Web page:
Neuroblastoma is a rare childhood cancer that develops from immature nerve cells called neuroblasts. “Neuro” means nerve, while “blast” refers to immature cells and “oma” means a tumor or group of cells. Neuroblastoma usually develops in infants under the age of five years and very rarely in older children, teenagers and adults.
Neuroblastoma often arises in the abdomen, typically in and around the adrenal glands or the nerve tissue at the back of the abdomen. However, this cancer can also develop in other regions of the abdomen or in nerve tissue found in the neck, chest, spine, or pelvis. In some cases, neuroblastoma can spread to areas other than the site of origin, most commonly the bone marrow, bones, liver, lymph nodes and skin. This occurs in approximately 50% of children with the condition.
Image: Human neuroblastoma cells: nuclei are stained in red, microfilaments are in green ©Vshivkova/ Shutterstock.com
In general, cancer arises due to a genetic mutation that enables healthy cells to continue growing when they would usually have responded to signals to stop growing. These cells then proliferate out of control and grow until they eventually form a mass or tumor.
As a fetus develops in the womb, neuroblasts eventually mature into fully formed nerve cells, nerve fibers and the cells that form the adrenal glands. The majority of neuroblasts mature by birth, although a small proportion of immature neuroblasts may be present in newborns. Usually, these immature nerve cells develop into mature cells, but in the case of neuroblastoma they go on to form a tumor.
In cases where there is a family history of neuroblastoma, children are at an increased risk of developing the disease. However, familial neuroblastoma is only thought to account for a very small proportion of cases and usually, the cause of the condition is not clear.
Chromosomal and molecular markers
Over the last couple of decades, researchers have identified several molecular and chromosomal abnormalities in patients with neuroblastoma. These abnormalities serve as biological markers of the condition and have been evaluated to establish their value in determining patient prognosis. Some of these markers are now used as part of risk assignment strategies.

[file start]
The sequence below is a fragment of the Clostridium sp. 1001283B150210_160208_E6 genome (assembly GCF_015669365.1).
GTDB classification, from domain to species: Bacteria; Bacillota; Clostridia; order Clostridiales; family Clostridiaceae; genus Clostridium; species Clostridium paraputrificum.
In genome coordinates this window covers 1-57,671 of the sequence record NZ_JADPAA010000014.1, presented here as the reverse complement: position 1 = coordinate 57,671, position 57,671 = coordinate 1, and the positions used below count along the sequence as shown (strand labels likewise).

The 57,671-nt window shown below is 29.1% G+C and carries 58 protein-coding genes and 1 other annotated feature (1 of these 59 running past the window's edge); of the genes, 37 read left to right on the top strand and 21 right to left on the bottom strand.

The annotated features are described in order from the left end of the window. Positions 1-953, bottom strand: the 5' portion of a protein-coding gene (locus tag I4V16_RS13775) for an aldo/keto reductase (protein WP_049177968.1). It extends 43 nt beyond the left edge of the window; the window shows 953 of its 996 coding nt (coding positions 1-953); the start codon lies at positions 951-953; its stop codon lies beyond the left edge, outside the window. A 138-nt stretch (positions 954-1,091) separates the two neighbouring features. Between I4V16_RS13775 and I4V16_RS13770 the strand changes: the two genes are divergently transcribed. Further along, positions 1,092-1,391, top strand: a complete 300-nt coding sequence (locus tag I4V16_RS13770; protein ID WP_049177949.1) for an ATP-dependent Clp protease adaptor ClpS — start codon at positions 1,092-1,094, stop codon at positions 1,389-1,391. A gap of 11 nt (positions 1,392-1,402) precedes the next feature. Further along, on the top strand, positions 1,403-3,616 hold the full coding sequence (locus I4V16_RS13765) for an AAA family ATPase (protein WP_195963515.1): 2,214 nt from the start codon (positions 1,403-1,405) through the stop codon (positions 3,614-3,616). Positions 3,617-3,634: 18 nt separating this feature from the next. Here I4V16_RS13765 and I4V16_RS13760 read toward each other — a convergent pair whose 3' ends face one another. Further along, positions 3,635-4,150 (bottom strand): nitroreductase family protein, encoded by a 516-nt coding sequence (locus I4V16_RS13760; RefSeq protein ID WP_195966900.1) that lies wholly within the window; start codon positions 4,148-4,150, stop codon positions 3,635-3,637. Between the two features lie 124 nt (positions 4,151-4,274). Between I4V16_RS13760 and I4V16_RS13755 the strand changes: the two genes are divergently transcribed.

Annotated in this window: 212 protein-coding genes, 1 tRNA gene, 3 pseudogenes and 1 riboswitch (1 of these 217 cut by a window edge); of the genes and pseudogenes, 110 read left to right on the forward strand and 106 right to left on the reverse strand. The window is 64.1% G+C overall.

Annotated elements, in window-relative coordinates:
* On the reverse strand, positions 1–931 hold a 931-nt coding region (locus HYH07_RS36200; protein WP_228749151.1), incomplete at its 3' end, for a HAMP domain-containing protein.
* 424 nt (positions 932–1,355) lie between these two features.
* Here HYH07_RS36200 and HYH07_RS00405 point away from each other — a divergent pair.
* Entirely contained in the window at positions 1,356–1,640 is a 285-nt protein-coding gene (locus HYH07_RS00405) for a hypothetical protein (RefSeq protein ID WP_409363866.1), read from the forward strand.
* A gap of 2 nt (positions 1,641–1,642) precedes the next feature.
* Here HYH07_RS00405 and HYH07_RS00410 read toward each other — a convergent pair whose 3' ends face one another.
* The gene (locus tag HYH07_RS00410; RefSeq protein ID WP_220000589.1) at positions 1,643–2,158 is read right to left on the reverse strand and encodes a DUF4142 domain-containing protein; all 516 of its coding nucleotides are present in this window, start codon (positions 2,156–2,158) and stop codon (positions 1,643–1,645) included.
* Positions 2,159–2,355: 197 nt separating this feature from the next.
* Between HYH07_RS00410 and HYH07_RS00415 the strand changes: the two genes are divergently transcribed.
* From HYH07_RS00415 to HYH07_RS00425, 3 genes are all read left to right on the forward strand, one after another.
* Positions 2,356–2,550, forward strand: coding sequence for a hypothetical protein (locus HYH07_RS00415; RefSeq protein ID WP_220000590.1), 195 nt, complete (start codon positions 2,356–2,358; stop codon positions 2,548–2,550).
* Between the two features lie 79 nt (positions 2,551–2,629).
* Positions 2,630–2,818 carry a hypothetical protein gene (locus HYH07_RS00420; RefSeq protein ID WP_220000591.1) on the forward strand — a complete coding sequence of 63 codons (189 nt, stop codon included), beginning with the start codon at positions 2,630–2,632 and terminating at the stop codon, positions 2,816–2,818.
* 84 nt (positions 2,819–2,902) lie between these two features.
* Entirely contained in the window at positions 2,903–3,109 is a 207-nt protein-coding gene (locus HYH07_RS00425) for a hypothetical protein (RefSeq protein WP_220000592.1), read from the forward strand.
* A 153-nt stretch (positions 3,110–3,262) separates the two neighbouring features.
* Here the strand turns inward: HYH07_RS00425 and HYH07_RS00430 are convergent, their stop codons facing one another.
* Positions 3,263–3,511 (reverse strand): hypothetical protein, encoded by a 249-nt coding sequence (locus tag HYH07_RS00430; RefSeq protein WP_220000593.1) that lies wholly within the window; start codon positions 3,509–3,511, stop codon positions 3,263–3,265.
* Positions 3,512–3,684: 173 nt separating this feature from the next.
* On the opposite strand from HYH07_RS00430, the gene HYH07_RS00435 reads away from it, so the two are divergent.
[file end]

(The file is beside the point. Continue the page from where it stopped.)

The most significant of these markers is the oncogene MYCN, the official name of which is “v-myc avian myelocytomatosis viral oncogene neuroblastoma derived homolog.” This oncogene is overexpressed in around 25% of neuroblastoma cases. This overexpression occurs due to amplification of the distal arm of chromosome 2. The number of MYCN gene copies varies widely between neuroblastomas, but is usually found to be between 50 and 100. Amplification of this gene is associated with more aggressive disease. Even in the presence of favorable factors such as low-stage disease, amplification of MYCN is associated with rapid cancer progression and a poor prognosis.
Important prognostic factors used for risk assessment and treatment decisions for patients with neuroblastoma are age, cancer stage and the features of tumor cells. Prognosis and treatment outcomes vary widely among these patients. Low-risk or intermediate-risk disease is often associated with an excellent prognosis and outcome, while high-risk disease is associated with a very poor outcome, even when patients are assigned intensive therapy. Unfortunately, among patients aged more than 18 months, around 75% present with metastatic cancer, typically in the bone marrow, bone, liver and lymph nodes. Less than 50% of these patients are successfully treated, even when they are administered intensive therapy followed by autologous stem cell or bone marrow rescue.